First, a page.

Faulty Hidden Generalization
deductive fallacy; a _______ that underlies the unstated premise
Begging the Question
When writer makes a statement that assumes the very question being argued has already been proved.
Extreme form of Begging the Question.
Insufficient Sampling/ Hasty Generalization
If a generalization is made about the members of a particular class, it will be faulty if too few members of the class have been polled.
Faulty Cause/ Post Hoc
"After this, therefore because of this" Idea is that because one event precedes another event, one is the cause of the other. Often superstitions or myths.
Either/Or Fallacy, False Dilemma
Complex issue reduced to only two alternatives, neither which is acceptable.
Poses a question that requires an admission of guilt in any answer.
Same term is used with two different meanings.
Appeal to Fear & Pity/ Faulty Emotional Appeals
Such appeals arouse pity, but are irrelevant to the issue. Appeals to pity, compassion, and natural willingness to help the unfortunate are hard to resist.
"Against the Man" Personal attack against the person. Guilt association is part of this; against CERTAIN person.
Appeal to Force
Obvious and subtle appeals to force, such as the veiled threats that one's job is on the line.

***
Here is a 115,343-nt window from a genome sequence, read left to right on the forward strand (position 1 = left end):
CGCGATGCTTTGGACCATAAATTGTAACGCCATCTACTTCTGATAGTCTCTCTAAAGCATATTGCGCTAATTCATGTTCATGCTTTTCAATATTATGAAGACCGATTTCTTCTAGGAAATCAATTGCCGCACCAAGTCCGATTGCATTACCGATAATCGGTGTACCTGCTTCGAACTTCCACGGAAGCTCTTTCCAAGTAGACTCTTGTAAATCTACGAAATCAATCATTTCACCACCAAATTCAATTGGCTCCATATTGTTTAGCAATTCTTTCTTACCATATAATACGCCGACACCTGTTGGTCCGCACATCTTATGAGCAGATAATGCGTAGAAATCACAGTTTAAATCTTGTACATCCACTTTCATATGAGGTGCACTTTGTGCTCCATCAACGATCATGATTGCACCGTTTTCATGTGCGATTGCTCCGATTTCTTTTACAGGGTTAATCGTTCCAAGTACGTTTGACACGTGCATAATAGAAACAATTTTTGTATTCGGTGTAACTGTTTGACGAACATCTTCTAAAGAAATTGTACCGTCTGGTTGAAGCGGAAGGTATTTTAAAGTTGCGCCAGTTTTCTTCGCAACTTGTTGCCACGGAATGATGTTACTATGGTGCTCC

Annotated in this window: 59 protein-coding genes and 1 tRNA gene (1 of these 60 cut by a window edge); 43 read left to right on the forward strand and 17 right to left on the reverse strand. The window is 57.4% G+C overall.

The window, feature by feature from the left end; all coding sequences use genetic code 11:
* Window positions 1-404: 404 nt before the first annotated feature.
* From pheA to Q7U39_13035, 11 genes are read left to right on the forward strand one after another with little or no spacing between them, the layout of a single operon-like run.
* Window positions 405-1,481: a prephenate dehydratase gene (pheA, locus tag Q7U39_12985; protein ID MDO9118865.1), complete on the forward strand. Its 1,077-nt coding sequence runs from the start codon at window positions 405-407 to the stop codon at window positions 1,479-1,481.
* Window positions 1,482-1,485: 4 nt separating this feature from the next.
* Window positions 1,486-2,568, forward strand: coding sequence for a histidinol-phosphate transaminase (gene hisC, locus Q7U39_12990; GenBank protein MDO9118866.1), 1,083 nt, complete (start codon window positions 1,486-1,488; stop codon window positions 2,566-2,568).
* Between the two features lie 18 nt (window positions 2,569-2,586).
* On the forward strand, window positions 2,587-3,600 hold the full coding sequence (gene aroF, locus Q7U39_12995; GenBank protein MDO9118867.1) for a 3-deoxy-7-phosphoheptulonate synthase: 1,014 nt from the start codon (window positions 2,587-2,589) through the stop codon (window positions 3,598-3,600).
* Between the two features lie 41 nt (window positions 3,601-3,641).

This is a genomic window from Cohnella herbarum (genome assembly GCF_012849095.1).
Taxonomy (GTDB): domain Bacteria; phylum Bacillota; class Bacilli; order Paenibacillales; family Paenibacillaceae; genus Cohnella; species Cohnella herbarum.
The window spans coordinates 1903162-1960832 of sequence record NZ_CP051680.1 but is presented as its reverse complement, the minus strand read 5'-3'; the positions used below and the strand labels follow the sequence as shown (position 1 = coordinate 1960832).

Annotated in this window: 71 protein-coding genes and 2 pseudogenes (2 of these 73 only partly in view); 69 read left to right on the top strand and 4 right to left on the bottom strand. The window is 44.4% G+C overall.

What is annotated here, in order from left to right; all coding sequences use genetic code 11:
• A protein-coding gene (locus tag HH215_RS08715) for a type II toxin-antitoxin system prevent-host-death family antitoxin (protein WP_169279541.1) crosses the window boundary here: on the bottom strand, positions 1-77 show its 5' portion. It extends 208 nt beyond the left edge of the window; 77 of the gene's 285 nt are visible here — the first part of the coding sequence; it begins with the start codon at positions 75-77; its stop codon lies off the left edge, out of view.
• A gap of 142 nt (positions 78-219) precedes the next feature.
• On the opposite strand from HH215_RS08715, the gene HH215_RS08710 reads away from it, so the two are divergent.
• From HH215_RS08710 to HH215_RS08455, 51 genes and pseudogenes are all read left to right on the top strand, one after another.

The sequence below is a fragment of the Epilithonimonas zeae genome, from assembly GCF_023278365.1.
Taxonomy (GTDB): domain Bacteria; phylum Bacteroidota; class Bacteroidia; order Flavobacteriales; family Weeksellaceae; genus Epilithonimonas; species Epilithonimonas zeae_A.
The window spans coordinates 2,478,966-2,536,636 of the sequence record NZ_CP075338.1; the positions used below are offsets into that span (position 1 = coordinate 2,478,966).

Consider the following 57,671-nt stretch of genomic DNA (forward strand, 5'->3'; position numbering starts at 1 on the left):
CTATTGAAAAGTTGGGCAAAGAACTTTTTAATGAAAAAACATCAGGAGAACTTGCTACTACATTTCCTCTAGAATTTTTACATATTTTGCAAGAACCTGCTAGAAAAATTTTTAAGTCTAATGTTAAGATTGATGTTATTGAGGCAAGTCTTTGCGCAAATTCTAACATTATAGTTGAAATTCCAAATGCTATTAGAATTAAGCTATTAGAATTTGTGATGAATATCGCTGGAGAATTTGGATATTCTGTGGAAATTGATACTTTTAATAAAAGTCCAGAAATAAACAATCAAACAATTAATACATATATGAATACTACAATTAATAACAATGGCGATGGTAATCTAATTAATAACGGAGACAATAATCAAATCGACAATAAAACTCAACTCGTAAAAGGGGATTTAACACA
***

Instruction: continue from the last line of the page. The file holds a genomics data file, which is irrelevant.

"Everybody's doing it."
Appeal to Ceremony or Setting
Setting lends credibility or authority to what is said.
Appeal to Authority
Quoting an authority or his ideas to give validity to an argument, regardless of who the authority is or his area of expertise.
Appeal to Tradition
"We've always done it this way." Tradition and precedent carry weight until they are proved no longer applicable.
Appeal to Ignorance
Writer maintains that the proposition is true since it cannot be proven false.
Appeal to Humor
Humor used to divert attention from real issue or trivializing the issue... losing the issue in a laugh.
Used to possibly make a reader or hearer prejudge a case.
Consists of an attack on a view similar to but not the same as one your opponent holds. Used to divert attention from real issue. GROUP.
Two Wrongs Make a Right
Attention diverted from the issue at hand.
"It does not follow"
An appeal to the prejudices of the people. The assumption that a claim can be adequately defended without further support if an appeal is made to a belief or attitude that the audience shares with them.
Idea that first step will inevitably lead to a second undesirable step.
Issue at hand being distracted